Migrant Emancipation: April 2008 Archives
The May 1 rally at Union Square is the place to go for all your 2008 migration protest needs.
And there is a new documentary on the migration debate in the U.S. that looks very promising--free screening before the rally on May 1.
But first, a vigil on April 26 to promote passage of the Child Citizen Protection Act (CCPA) (details on all these events below).
In the “credit where due” file, we have the NY Times picking up on the connection between the papal visit and the Pilgrim’s Pride raids. I complained a few days ago about the absence of coverage of the fact that even as Bush was welcoming one of the foremost advocates for immigrants in the world to the White House last week, federal immigration agents were locking up migrants and breaking up families in widescale coordinated raids around the country.
The story broadly covered some of the pope’s remarks on immigration:
Even as he was flying to the
, Pope Benedict XVI spoke of protecting immigrant families, not dividing them. United States
He raised the issue again in a meeting on Wednesday with President Bush, and later that day spoke in Spanish to the church’s “many immigrant children.” And when he ends his visit to
on Sunday, he will be sent off by a throng of the faithful, showing off the ethnic diversity of American Catholicism. New York
The choreography underscores the importance to the church here of its growing diversity — especially its increasing Hispanic membership.
Of the nation’s 65 million Roman Catholics, 18 million are Latino, according to the Pew Forum on Religion and Public Life, and they account for more than two-thirds of the new Catholics in the country since 1960.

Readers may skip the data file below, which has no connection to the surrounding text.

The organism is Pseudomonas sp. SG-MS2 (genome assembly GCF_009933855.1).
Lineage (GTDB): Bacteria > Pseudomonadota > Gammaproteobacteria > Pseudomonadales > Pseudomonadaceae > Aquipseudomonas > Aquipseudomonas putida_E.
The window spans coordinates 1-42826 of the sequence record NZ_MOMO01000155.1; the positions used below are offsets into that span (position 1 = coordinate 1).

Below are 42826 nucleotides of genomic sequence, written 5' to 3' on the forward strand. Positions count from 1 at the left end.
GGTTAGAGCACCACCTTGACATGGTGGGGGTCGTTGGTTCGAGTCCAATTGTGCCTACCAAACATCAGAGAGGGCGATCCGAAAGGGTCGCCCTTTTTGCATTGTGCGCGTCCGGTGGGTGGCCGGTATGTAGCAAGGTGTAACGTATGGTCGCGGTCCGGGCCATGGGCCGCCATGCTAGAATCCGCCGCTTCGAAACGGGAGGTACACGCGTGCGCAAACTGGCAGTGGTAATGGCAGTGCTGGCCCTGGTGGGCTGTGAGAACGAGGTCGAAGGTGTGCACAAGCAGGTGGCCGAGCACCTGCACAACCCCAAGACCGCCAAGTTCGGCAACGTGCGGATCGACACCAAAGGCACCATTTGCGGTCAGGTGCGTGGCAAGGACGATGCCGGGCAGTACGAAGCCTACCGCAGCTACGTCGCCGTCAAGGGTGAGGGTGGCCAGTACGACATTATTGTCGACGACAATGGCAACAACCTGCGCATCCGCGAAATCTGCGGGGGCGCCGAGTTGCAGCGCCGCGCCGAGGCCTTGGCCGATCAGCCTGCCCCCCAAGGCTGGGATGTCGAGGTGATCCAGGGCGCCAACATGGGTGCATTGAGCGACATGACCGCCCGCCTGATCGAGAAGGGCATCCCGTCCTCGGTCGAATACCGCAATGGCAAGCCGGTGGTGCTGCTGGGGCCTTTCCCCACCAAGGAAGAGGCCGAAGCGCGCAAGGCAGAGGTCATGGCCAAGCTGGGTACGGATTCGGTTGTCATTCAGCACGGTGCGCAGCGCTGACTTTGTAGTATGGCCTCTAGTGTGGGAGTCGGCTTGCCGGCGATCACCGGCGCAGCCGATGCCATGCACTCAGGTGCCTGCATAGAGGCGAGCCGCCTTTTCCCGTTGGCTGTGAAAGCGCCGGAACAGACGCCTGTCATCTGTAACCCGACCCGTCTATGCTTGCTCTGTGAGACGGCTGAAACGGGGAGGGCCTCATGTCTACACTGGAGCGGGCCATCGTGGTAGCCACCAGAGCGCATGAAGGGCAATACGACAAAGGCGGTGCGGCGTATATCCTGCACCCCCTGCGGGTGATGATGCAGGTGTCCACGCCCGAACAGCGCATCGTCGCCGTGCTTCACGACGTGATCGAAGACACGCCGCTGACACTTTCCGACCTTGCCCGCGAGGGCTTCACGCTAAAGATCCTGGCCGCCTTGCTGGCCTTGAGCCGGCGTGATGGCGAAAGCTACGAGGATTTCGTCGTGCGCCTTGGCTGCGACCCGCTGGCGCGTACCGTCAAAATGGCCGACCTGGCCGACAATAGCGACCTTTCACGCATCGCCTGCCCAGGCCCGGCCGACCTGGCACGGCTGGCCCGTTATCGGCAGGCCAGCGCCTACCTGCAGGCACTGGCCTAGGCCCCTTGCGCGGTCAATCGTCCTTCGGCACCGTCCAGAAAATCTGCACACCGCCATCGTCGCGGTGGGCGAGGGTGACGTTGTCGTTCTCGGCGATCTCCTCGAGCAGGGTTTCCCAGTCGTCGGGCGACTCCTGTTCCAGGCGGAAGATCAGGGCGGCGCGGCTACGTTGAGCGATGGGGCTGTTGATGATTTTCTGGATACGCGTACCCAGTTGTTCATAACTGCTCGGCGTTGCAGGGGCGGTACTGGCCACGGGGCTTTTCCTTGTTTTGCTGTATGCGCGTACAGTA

. . .
The separation of families “is truly dangerous for the social, moral and human fabric” of Latin and Central American families, the pope told reporters aboard his plane. “The fundamental solution is that there should no longer be a need to emigrate, that there are enough jobs in the homeland, a sufficient social fabric,” he said. Short of that, families should be protected, not destroyed, he said. “As much as it can be done it should be done,” the pontiff said.
I am not a Know-Nothing. That is certain. How could I be? How can any one who abhors the oppression of negroes, be in favor of degrading classes of white people? Our progress in degeneracy appears to me to be pretty rapid. As a nation, we begin by declaring that "all men are created equal." We now practically read it "all men are created equal, except negroes." When the Know-Nothings get control, it will read "all men are created equal, except negroes, and foreigners, and catholics." When it comes to this I should prefer emigrating to some country where they make no pretence of loving liberty-to
, for instance, where despotism can be taken pure, and without the base alloy of hypocracy. Russia
Answer below the fold.
Marisa Treviño questions Julie Myers' characterization of social security misappropriation as a significant proportion of the broader category of identity theft. This, of course, was the primary justification ICE gave for churning through immigrant communities again in its raids this week, leaving the emotional and spiritual equivalent of the wreckage left by a rogue tornado.